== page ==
A desktop notification is a small popup window that notifies the user of some event. In modern X11 desktop environments, desktop notifications (or only “notifications”, for short) are created and managed by a notification server, which receives notification requests from applications via DBus, as specified by the Desktop Notification Specification.
Using a notification server centralizes how notifications are managed, and provides the user benefits such as notification history and a unified look-and-feel. However, there are stuff notifications in a environments such as KDE, Windows and macOS can do that cannot be simulated by a notification server.
There's a limit in how descriptive a notification requested by an application to the server can be. Notifications are usually limited to an icon, a title and body in rich text, and maybe some buttons. More complex notifications such as a calendar, or a download progress monitor (or even a full-featured application) are not supported.
Notifications in X11 are essentially override-redirect windows, that is, windows that are not managed by the window manager.
A regular window can be anything and can have anything drawn on it, but the contents of a notification window is usually limited by the language in which notifications are described to the server. A solution to make notifications more powerful is to make them regular (non override-redirect) windows to be managed by the window manager.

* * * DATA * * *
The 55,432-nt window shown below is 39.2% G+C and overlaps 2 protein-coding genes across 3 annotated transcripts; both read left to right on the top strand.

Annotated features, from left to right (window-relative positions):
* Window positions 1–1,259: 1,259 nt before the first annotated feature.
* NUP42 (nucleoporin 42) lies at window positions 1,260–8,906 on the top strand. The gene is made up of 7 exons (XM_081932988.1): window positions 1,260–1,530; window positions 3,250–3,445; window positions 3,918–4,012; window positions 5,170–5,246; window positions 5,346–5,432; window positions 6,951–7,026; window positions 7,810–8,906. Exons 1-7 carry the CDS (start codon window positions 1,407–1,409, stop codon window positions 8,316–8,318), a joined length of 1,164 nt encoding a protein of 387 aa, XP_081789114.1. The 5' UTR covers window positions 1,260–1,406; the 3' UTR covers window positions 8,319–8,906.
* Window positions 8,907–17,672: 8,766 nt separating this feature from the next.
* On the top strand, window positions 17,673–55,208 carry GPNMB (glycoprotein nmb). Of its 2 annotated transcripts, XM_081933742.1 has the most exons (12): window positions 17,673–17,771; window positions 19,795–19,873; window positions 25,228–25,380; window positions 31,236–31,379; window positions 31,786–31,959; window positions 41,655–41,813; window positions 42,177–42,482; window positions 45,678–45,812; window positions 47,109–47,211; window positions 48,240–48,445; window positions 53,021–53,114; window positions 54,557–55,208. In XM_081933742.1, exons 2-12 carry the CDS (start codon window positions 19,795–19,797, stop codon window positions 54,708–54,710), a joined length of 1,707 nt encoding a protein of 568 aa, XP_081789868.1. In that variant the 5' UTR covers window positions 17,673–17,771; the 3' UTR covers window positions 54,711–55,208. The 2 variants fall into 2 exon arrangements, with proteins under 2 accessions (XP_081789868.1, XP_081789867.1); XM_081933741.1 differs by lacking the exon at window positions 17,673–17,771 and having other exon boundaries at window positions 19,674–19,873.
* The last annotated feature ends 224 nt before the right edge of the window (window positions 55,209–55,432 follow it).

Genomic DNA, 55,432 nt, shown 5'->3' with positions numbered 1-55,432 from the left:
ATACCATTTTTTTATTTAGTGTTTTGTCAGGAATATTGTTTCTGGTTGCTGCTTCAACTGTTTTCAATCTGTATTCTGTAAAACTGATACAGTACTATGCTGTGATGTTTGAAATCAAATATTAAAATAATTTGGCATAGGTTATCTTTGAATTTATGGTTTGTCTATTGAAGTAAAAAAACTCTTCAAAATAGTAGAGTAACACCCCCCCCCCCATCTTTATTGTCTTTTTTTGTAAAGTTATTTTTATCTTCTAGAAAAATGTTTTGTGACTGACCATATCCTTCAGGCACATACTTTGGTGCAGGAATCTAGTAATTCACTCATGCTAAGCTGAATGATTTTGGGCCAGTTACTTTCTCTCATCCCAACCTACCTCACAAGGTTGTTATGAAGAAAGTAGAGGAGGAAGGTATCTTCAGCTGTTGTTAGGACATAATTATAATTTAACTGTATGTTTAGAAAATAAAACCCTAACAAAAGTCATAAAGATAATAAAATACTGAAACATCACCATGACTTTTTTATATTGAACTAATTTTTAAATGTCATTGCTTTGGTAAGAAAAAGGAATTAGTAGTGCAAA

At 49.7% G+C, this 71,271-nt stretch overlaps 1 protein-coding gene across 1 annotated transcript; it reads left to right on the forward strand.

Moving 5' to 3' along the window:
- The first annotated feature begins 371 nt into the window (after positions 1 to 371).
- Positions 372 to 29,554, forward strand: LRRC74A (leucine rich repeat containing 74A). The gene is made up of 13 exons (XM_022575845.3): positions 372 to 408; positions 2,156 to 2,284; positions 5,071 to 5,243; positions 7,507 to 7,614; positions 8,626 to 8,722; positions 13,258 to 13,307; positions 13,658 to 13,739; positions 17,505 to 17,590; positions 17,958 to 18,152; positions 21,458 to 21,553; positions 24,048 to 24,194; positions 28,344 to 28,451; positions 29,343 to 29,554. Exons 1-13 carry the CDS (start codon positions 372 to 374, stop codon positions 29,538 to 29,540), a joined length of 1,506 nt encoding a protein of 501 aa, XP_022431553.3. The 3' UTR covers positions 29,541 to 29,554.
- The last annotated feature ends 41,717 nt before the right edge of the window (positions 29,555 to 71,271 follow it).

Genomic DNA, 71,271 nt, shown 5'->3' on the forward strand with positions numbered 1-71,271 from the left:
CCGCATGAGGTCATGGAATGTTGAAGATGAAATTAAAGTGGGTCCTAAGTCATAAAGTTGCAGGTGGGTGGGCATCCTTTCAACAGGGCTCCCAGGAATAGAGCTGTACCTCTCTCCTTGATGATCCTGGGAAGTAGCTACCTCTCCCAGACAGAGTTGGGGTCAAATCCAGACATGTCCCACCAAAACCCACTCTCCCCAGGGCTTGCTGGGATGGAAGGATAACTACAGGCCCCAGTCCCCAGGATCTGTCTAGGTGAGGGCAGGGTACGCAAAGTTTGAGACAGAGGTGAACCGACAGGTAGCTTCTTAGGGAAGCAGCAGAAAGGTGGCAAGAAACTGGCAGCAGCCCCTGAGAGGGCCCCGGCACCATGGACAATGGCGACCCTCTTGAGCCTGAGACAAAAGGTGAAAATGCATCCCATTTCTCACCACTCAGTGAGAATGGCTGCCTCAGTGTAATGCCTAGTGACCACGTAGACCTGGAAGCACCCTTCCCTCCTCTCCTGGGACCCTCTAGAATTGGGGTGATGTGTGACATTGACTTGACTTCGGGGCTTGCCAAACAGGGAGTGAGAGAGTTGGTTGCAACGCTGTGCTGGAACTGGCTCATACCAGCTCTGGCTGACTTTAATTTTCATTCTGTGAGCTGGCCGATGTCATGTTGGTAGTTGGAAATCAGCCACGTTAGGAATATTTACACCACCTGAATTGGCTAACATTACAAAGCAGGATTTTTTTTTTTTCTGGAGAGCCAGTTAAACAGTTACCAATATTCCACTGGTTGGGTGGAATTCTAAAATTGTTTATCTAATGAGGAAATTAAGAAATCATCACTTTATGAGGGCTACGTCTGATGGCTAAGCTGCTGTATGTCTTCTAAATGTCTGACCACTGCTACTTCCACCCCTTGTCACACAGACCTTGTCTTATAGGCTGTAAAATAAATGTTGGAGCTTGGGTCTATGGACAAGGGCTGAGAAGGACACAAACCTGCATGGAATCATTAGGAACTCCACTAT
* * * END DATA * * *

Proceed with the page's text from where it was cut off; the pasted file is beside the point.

For this to be feasible, a GUI application should create its own notification window, tag it as being of the notification type, and rely on the window manager to display the notification correctly.
The main benefit of leting the window manager manage notification windows is the uniform placement of the notification based on the position of windows, gaps, docks and taskbars. Also, notifications would be decorated uniformly following the window manager theme. Another benefit is that the notification window could be minimized to be dealt with later. When the notification timer is over, the window manager would close the window.
Notification windows could then be whatever the application toolkit is capable of. Calendar notifications, download progress monitors, or other kinds of notifications could be created by applications and seamlessly mapped on the screen by the window manager.
even reserves a window type for notifications: the
_NET_WM_WINDOW_TYPE_NOTIFICATION type. But this window type is only
relevant to the compositor, not to the window manager, as notifications
are usually override-redirect windows.
Shod, the window manager I'm developing, does that: it manages non override-redirect windows that are of the notification type. In the image below you can see how the notification borders looks like the regular window borders. The placement of the notifications is handled by the window manager and obeys the gap that tiled windows have.
The way shod manages notification is still experimental. Notifications are created by xnotify, a notification program. I will further explore the idea of an application to create its own notifications in future projects of mine.
Removing the notification server, and giving the power of creating the notification window to the application would require more code on our window managers. But, in the end, that's what window managers do: they manage windows.